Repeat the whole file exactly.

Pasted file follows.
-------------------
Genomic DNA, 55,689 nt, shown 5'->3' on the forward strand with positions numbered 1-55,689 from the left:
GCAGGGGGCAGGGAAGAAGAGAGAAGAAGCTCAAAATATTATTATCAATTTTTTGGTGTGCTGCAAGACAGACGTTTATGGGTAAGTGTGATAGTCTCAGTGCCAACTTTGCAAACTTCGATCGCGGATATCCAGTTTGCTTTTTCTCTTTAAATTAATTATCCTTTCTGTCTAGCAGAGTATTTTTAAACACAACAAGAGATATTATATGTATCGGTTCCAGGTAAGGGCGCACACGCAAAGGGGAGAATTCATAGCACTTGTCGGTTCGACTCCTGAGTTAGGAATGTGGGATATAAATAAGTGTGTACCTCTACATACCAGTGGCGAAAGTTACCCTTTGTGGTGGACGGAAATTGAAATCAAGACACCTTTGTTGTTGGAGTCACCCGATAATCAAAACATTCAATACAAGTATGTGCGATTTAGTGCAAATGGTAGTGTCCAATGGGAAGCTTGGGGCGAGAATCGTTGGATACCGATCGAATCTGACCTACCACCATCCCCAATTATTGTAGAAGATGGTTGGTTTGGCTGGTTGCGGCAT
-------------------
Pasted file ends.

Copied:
Genomic DNA, 55,689 nt, shown 5'->3' on the forward strand with positions numbered 1-55,689 from the left:
GCAGGGGGCAGGGAAGAAGAGAGAAGAAGCTCAAAATATTATTATCAATTTTTTGGTGTGCTGCAAGACAGACGTTTATGGGTAAGTGTGATAGTCTCAGTGCCAACTTTGCAAACTTCGATCGCGGATATCCAGTTTGCTTTTTCTCTTTAAATTAATTATCCTTTCTGTCTAGCAGAGTATTTTTAAACACAACAAGAGATATTATATGTATCGGTTCCAGGTAAGGGCGCACACGCAAAGGGGAGAATTCATAGCACTTGTCGGTTCGACTCCTGAGTTAGGAATGTGGGATATAAATAAGTGTGTACCTCTACATACCAGTGGCGAAAGTTACCCTTTGTGGTGGACGGAAATTGAAATCAAGACACCTTTGTTGTTGGAGTCACCCGATAATCAAAACATTCAATACAAGTATGTGCGATTTAGTGCAAATGGTAGTGTCCAATGGGAAGCTTGGGGCGAGAATCGTTGGATACCGATCGAATCTGACCTACCACCATCCCCAATTATTGTAGAAGATGGTTGGTTTGGCTGGTTGCGGCAT